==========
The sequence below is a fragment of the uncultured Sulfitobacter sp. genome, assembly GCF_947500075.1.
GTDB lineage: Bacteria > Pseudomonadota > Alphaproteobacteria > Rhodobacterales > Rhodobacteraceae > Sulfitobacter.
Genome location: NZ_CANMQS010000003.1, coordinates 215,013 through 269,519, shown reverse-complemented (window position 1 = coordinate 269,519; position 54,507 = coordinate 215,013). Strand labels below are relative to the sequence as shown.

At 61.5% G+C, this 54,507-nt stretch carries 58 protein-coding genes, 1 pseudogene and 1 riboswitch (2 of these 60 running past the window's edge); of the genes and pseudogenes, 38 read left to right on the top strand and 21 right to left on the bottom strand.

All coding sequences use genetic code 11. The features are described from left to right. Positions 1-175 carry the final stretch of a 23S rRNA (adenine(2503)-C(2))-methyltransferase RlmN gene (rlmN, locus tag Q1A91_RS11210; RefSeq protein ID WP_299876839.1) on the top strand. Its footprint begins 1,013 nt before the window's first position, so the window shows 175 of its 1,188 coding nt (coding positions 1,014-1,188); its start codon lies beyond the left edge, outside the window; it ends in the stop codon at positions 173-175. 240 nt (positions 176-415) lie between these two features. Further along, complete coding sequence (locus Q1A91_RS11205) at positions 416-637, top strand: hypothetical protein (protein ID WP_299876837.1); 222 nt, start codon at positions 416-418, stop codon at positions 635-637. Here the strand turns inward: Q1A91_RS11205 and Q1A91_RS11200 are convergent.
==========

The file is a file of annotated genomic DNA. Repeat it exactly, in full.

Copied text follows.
The sequence below is a fragment of the uncultured Sulfitobacter sp. genome, assembly GCF_947500075.1.
GTDB lineage: Bacteria > Pseudomonadota > Alphaproteobacteria > Rhodobacterales > Rhodobacteraceae > Sulfitobacter.
Genome location: NZ_CANMQS010000003.1, coordinates 215,013 through 269,519, shown reverse-complemented (window position 1 = coordinate 269,519; position 54,507 = coordinate 215,013). Strand labels below are relative to the sequence as shown.

At 61.5% G+C, this 54,507-nt stretch carries 58 protein-coding genes, 1 pseudogene and 1 riboswitch (2 of these 60 running past the window's edge); of the genes and pseudogenes, 38 read left to right on the top strand and 21 right to left on the bottom strand.

All coding sequences use genetic code 11. The features are described from left to right. Positions 1-175 carry the final stretch of a 23S rRNA (adenine(2503)-C(2))-methyltransferase RlmN gene (rlmN, locus tag Q1A91_RS11210; RefSeq protein ID WP_299876839.1) on the top strand. Its footprint begins 1,013 nt before the window's first position, so the window shows 175 of its 1,188 coding nt (coding positions 1,014-1,188); its start codon lies beyond the left edge, outside the window; it ends in the stop codon at positions 173-175. 240 nt (positions 176-415) lie between these two features. Further along, complete coding sequence (locus Q1A91_RS11205) at positions 416-637, top strand: hypothetical protein (protein ID WP_299876837.1); 222 nt, start codon at positions 416-418, stop codon at positions 635-637. Here the strand turns inward: Q1A91_RS11205 and Q1A91_RS11200 are convergent.